The digital revolution in information and communication technologies has created the platform for a free flow of information, ideas and knowledge across the globe.
The Internet has become an important global resource, a resource that is critical to both the developed world as a business and social tool and the developing world as a passport to equitable participation, as well as economic, social and educational development.
In December 2003, the first phase of the World Summit on the Information Society (WSIS) was held in Geneva to ensure that these benefits are accessible to all while promoting specific advantages in areas such as e-commerce, e-governance, e-health, education, literacy, cultural diversity, gender equality, sustainable development and environmental protection.
Also in December 2003, the Government of Canada and the Aboriginal Canada Portal and Connectivity Working Group, in cooperation with Indigenous peoples, the United Nations Permanent Forum on Indigenous Issues and other UN Agencies, a number of member states and our Swiss and City of Geneva hosts, helped organize the Global Forum of Indigenous Peoples and the Information Society.
The Secretariat of the United Nations Permanent Forum on Indigenous Issues prepared a report on the Global Forum of Indigenous Peoples and the Information Society, which is available (in English only) on the Aboriginal Canada Portal, at the following URL: http://www.aboriginalcanada.gc.ca/cac/international/discussion.nsf/fmenu_en.html?OpenForm
From these events came the WSIS Declaration and Plan of Action, as well as the Declaration and Plan of Action of the Global Forum of Indigenous Peoples and the Information Society. Together, these documents provide guidance to states, Indigenous peoples, UN agencies, non-governmental organizations, the private sector and academics interested in using new technologies to improve communications and the quality of life for Indigenous peoples around the world.
Article 15 of the WSIS Declaration states:
“In the evolution of the Information Society, particular attention must be given to the special situation of Indigenous peoples, as well as to the preservation of their heritage and their cultural legacy.”
In March 2005, the Government of Canada, the Aboriginal Canada Portal and Connectivity Working Group and the United Nations Permanent Forum on Indigenous Issues hosted the WSIS Indigenous Thematic Planning Conference for Tunisia. This was a global conference, with participants from each of the world's regions, as recognized by the UN Permanent Forum.
The purpose of the WSIS Indigenous Thematic Planning Conference for Tunisia was to explore opportunities for: bridging the digital divide between Indigenous and non-Indigenous peoples; the effective use of information and communication technologies by Indigenous peoples for sustainable development, poverty reduction, and other goals; and, for keeping the issue of connectivity front and centre on the international Indigenous agenda.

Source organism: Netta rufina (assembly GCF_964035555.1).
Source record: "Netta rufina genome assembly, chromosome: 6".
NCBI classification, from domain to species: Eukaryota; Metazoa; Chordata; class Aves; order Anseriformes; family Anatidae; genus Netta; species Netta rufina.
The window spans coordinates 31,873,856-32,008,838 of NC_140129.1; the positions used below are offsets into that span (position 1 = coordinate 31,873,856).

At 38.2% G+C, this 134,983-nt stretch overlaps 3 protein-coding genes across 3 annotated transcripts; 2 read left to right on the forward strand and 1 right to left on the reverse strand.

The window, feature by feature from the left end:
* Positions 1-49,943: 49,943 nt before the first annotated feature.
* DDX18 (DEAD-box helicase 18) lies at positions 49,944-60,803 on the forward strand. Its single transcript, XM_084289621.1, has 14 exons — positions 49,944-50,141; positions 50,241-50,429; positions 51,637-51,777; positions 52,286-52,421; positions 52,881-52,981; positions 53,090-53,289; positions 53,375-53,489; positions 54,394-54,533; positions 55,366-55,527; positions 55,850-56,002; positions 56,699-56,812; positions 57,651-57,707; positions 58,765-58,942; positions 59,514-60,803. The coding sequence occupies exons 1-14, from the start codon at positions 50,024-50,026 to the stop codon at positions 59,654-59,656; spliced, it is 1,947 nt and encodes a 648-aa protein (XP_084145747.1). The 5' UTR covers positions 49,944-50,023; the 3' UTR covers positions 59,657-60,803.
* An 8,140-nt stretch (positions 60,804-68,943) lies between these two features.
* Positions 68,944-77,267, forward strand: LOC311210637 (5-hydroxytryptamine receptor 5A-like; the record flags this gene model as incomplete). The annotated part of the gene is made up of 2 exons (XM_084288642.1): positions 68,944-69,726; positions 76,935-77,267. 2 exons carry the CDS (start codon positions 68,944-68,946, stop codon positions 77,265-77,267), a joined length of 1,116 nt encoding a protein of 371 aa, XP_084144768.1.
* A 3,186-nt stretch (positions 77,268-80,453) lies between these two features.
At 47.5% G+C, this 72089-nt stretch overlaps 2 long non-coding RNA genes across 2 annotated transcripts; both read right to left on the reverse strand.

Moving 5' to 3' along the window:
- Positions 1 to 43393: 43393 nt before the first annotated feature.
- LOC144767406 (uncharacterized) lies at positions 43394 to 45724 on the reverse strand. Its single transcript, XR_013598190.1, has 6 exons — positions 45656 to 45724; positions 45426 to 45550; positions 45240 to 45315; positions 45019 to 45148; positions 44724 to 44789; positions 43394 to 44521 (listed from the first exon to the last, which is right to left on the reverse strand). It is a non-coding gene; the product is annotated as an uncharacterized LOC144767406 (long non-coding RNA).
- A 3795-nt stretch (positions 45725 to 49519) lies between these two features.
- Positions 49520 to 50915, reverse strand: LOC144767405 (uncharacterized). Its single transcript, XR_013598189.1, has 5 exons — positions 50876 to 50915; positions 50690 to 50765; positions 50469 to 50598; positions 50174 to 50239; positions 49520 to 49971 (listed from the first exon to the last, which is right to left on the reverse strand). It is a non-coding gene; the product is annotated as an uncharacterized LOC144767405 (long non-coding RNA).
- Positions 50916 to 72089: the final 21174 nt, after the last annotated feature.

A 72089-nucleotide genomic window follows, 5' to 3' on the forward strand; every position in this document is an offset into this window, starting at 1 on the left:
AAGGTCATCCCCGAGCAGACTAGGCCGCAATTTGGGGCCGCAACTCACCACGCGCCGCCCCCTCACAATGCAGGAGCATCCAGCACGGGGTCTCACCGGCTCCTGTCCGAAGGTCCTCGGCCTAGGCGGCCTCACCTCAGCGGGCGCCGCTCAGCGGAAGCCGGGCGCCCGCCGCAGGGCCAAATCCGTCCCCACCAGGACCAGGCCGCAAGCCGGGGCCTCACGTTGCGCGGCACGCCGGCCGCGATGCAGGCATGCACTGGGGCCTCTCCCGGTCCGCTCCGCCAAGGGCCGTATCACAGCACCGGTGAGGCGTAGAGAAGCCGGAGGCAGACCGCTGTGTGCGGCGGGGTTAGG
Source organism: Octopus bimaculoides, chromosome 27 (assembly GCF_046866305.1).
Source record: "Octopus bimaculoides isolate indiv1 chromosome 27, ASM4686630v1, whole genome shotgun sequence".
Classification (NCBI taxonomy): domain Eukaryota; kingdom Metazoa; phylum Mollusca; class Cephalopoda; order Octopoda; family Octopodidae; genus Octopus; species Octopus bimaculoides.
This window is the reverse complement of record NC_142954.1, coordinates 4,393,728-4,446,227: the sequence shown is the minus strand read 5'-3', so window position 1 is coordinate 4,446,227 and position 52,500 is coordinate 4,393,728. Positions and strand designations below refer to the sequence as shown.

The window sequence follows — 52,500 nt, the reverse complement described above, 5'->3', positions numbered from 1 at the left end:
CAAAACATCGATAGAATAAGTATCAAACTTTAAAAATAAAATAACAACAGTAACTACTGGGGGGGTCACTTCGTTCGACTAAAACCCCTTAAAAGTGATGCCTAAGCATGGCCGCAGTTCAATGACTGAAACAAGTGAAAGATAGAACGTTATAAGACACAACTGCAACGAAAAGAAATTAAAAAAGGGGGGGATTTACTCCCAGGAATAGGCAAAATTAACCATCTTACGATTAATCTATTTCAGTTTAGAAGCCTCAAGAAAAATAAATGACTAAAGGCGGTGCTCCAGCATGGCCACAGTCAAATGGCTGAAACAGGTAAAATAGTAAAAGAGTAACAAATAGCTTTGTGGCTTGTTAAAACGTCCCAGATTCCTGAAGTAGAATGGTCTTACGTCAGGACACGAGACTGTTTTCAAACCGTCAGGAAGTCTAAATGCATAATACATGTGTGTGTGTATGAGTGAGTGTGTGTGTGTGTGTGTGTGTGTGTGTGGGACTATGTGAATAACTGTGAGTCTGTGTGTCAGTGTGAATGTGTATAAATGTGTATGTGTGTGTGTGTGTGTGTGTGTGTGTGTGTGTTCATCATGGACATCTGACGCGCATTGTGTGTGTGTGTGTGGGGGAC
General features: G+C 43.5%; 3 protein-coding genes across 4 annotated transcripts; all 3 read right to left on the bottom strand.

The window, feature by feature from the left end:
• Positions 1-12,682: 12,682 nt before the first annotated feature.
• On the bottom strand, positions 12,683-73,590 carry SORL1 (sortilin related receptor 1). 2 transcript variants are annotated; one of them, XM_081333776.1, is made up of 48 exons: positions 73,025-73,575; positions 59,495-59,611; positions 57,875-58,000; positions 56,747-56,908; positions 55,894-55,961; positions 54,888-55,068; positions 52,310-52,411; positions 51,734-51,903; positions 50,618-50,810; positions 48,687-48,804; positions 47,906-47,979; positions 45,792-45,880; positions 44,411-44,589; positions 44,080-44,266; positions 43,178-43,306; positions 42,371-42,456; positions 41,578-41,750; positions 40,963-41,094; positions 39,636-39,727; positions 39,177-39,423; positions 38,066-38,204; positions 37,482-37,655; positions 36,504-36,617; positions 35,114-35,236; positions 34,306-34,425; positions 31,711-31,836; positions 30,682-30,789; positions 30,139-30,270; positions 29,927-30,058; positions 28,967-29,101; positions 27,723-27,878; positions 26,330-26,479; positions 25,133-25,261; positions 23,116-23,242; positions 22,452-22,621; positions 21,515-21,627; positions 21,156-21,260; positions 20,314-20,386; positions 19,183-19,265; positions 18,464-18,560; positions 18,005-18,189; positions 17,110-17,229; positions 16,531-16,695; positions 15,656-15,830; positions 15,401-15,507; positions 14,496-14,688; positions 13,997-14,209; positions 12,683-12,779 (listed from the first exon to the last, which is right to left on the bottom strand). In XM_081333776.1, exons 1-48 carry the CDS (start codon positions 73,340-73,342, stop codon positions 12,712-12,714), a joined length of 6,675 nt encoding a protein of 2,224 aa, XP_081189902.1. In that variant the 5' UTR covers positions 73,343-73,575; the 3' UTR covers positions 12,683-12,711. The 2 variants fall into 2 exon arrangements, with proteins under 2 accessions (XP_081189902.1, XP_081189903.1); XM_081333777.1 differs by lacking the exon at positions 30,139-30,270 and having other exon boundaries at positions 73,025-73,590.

At the Tunisia phase of WSIS Indigenous delegates agreed to establish an Indigenous ICT Taskforce to continue the work of WSIS in particular the aspirations of the indigenous parallel event in Tunis called Indigenous Peoples and the Information Society: “Towards an International Indigenous Portal”
Indigenous connectivity should continue to be a focus for discussions at any number of international gatherings, including, but not limited to, the UN Permanent Forum, the UN Working Group on Indigenous Populations, and the Summit of the Americas.
1. The mandate and work scope of the Indigenous ICT Task Force will be drawn out of the WSIS Declaration and Plan of Action, the Indigenous Declaration and Plan of Action flowing from the 2003 Global Forum of Indigenous Peoples and the Information Society, the articulation of challenges and the path forward contained in the report of the WSIS Indigenous Thematic Planning Conference for Tunisia (2005), and indigenous specific reports from the Tunis phase of WSIS.
2. The Indigneous ICT Task Force will work with States at the Government Department level on mutual ICT outcomes.
3. The Indigenous ICT Task Force will actively seek partnerships with NGOs, Government Departments, UN agencies and indigenous organizations to work on common projects.
Indigenous participation in the Indigenous ICT Task Force will consist of four (4) members from each of the world regions as recognized by the United Nations Permanent Forum on Indigenous Issues for a total of twenty-eight (28) members, as follows:
o North America
o Central/South America and Caribbean
o Former USSR and Eastern Europe
Indigenous participation in the Indigenous ICT Task Force will consist of four (4) members from each of the world regions as recognized by the United Nations Permanent Forum on Indigenous Issues for a total of twenty-eight (28) members.
The Indigenous ICT Task Force will continue to form partnerships and collaborations between government departments, indigenous peoples, United Nations agencies, NGOs, the academic community and the private sector in relation to meeting the indigenous outcomes of WSIS.
The current objectives of the Indigenous ICT Task Force are to:
o Continue the Tunis work of developing an international indigenous portal and the Tunis e-strategy
o Host a Global Indigenous ICT Forum not later that November 2007
o Promote international development of multi-stakeholder national and international Indigenous partnerships sites and working groups
This project has been submitted to the Golden Book database
Líneas de acción de la CMSI relacionadas con esta actividad: Tema 4. Creación de capacidades
Tema 7. Aplicaciones de las TIC: ventajas en todos los aspectos de la vida
Tema 8. Diversidad e identidad culturales, diversidad lingüística y contenido local
Tema 10. Dimensiones éticas de la sociedad de la información
Tema 11. Cooperación internacional y regional